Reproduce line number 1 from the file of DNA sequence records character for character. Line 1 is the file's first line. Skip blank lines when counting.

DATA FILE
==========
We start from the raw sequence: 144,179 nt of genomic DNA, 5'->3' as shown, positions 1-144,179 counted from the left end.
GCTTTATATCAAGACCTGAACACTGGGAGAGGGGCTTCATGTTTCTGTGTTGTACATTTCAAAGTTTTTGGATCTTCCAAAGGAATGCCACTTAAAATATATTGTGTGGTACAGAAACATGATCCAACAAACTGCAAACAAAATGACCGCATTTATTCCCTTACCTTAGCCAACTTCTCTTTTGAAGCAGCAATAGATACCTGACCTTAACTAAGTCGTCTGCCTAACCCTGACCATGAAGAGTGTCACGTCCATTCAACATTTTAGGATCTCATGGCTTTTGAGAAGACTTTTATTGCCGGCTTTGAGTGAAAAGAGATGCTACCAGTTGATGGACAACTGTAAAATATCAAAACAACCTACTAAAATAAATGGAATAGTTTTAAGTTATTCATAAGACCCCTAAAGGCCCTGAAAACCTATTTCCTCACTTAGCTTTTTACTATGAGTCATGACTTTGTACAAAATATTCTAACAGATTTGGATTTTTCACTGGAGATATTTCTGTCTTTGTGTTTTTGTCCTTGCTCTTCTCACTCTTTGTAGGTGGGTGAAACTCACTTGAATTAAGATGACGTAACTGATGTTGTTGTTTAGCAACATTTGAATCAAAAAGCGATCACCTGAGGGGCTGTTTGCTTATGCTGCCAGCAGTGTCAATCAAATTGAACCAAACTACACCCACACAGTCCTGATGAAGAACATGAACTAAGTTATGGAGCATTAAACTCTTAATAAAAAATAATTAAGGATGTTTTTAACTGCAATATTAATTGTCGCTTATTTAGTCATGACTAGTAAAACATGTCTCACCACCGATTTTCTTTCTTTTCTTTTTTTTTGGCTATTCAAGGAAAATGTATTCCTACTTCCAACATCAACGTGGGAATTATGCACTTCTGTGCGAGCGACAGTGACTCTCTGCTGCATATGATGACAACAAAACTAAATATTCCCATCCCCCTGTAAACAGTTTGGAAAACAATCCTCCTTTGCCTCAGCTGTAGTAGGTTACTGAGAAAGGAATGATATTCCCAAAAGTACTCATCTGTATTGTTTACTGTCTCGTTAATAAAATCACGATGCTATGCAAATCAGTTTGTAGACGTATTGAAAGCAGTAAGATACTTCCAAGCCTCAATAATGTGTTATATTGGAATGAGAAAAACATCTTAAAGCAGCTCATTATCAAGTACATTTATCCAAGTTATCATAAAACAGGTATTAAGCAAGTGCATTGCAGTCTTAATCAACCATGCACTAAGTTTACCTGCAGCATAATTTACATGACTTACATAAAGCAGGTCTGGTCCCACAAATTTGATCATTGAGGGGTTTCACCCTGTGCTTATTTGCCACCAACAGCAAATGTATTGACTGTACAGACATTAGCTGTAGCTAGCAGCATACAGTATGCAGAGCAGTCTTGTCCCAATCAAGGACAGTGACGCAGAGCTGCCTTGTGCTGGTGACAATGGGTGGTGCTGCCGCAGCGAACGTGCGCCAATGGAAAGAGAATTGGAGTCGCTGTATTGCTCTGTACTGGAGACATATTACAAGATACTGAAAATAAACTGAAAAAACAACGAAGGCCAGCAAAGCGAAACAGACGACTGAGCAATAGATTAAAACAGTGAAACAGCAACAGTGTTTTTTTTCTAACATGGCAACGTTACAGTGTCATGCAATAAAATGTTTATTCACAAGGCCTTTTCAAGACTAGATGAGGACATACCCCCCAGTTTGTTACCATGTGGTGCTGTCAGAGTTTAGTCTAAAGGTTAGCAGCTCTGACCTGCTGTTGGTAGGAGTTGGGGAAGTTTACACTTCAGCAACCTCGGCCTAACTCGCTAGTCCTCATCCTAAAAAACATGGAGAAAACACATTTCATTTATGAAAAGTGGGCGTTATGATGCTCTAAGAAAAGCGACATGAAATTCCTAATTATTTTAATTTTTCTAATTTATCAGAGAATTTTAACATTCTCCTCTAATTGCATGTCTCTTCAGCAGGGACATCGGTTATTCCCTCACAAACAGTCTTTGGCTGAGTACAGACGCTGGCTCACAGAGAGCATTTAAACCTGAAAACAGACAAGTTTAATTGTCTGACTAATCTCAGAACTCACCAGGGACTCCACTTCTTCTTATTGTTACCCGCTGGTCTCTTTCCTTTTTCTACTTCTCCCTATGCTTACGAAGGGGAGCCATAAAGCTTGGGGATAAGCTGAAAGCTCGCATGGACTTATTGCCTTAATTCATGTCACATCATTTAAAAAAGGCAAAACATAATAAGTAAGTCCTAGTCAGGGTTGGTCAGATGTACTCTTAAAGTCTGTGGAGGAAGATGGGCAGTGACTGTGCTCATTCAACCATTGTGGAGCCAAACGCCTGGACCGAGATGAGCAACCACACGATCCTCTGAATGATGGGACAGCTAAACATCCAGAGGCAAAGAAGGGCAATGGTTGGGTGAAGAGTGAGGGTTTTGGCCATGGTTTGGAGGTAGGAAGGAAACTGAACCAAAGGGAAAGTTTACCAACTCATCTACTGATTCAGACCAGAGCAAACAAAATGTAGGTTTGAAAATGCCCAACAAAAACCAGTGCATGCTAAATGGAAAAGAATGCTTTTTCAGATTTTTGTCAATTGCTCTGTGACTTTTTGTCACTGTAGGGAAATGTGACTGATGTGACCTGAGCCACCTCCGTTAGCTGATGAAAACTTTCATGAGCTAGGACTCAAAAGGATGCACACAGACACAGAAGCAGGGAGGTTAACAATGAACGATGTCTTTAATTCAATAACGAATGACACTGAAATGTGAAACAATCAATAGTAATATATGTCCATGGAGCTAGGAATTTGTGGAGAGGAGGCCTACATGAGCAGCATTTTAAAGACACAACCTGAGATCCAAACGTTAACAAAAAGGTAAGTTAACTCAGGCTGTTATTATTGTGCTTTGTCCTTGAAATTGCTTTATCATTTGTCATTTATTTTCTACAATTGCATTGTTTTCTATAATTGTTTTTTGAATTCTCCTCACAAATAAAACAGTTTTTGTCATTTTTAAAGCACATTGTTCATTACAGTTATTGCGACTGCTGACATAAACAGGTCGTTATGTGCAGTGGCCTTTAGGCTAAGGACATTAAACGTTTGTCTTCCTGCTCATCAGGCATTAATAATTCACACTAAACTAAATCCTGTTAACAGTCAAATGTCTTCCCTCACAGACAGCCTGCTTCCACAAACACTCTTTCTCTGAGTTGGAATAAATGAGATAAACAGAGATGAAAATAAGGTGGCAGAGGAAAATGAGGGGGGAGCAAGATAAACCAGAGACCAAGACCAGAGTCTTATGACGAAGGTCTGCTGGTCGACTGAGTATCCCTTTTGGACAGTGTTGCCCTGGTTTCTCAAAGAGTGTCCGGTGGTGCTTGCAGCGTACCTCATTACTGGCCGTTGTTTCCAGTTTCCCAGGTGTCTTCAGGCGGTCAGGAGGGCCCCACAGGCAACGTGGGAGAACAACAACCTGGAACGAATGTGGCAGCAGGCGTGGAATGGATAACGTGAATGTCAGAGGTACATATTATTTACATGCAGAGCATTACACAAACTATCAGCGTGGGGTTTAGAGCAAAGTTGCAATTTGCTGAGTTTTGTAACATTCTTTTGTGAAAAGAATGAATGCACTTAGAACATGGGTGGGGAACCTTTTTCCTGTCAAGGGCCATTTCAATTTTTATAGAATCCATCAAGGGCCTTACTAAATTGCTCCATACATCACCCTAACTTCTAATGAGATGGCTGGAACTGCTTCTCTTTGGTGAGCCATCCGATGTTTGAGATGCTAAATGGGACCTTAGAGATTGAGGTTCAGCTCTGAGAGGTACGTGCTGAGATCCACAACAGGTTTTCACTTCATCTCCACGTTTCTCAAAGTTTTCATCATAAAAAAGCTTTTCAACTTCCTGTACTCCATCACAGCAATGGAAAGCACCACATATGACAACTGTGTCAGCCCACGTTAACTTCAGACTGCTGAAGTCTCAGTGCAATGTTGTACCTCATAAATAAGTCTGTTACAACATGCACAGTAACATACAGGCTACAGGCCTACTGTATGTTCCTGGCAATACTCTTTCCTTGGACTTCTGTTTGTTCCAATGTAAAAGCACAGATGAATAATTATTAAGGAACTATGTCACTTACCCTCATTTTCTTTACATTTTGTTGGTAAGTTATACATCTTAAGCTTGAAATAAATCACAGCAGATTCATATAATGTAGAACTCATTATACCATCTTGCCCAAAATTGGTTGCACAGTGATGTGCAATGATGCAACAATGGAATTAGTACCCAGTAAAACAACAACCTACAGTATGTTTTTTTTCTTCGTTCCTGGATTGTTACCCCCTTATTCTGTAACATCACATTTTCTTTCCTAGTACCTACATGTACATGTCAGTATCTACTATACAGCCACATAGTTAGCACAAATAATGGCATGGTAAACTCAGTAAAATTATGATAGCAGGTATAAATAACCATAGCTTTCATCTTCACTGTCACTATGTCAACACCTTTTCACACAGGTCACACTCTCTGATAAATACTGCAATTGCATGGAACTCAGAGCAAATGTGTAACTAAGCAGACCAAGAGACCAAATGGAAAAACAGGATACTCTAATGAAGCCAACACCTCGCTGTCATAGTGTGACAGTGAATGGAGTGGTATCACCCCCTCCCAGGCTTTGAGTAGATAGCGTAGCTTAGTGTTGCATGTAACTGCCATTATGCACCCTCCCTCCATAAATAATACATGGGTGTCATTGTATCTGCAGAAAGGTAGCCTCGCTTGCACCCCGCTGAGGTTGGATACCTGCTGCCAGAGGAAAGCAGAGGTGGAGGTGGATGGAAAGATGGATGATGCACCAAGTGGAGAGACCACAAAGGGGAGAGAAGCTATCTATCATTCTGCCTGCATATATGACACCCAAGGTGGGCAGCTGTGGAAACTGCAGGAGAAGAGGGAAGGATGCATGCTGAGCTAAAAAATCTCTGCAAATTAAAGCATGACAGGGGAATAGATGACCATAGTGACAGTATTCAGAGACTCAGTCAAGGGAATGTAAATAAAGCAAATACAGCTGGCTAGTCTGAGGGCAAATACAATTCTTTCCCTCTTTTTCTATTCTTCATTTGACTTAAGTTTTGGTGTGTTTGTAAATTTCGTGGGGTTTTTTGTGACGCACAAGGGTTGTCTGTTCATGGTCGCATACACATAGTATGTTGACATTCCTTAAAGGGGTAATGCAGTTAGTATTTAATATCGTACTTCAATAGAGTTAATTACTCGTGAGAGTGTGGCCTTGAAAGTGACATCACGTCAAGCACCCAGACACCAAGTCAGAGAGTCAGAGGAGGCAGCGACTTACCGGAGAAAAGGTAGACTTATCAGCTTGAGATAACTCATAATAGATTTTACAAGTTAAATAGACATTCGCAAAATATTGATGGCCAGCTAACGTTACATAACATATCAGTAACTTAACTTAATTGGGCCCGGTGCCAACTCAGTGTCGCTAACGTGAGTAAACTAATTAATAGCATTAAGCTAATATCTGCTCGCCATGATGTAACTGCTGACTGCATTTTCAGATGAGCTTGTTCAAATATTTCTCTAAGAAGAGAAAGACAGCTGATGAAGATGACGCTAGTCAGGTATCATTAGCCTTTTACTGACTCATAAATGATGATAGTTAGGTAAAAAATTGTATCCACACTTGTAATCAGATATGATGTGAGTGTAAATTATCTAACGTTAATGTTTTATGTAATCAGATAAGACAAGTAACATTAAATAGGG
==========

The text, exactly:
We start from the raw sequence: 144,179 nt of genomic DNA, 5'->3' as shown, positions 1-144,179 counted from the left end.